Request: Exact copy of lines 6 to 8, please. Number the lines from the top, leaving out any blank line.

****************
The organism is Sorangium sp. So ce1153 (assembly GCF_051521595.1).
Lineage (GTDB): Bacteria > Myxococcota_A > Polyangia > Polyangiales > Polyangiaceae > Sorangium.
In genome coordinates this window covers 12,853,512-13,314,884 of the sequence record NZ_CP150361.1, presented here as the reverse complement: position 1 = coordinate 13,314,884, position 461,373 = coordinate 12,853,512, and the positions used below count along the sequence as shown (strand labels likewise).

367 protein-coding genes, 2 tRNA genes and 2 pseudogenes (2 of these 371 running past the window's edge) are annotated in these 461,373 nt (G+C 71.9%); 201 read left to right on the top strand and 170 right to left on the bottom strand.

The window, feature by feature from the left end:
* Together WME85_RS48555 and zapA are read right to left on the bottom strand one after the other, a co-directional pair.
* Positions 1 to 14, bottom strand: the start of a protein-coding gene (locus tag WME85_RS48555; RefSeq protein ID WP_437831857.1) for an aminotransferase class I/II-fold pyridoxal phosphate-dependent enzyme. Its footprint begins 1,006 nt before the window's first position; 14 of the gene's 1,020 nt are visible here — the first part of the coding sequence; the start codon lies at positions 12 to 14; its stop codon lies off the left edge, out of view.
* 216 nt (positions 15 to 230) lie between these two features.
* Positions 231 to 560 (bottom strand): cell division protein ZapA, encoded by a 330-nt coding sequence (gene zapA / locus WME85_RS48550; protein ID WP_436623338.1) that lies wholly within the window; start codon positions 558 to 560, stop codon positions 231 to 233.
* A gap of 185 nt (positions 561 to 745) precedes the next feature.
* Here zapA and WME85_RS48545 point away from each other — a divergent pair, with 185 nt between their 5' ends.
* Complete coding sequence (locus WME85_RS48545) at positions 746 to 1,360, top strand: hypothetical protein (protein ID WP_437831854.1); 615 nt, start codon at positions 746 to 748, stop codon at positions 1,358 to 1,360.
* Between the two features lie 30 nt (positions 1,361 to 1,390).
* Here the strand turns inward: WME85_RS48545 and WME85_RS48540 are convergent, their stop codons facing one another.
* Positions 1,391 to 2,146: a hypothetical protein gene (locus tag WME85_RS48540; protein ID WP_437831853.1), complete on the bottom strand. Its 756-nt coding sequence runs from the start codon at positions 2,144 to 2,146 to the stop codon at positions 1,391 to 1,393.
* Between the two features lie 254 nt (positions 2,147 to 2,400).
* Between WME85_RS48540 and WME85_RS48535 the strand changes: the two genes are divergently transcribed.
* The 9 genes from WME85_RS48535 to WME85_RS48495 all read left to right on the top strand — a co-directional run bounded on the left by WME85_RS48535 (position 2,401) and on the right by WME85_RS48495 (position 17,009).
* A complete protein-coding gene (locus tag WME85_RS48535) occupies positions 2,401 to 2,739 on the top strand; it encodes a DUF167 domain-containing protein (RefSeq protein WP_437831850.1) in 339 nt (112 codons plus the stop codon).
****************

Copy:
* Together WME85_RS48555 and zapA are read right to left on the bottom strand one after the other, a co-directional pair.
* Positions 1 to 14, bottom strand: the start of a protein-coding gene (locus tag WME85_RS48555; RefSeq protein ID WP_437831857.1) for an aminotransferase class I/II-fold pyridoxal phosphate-dependent enzyme. Its footprint begins 1,006 nt before the window's first position; 14 of the gene's 1,020 nt are visible here — the first part of the coding sequence; the start codon lies at positions 12 to 14; its stop codon lies off the left edge, out of view.
* 216 nt (positions 15 to 230) lie between these two features.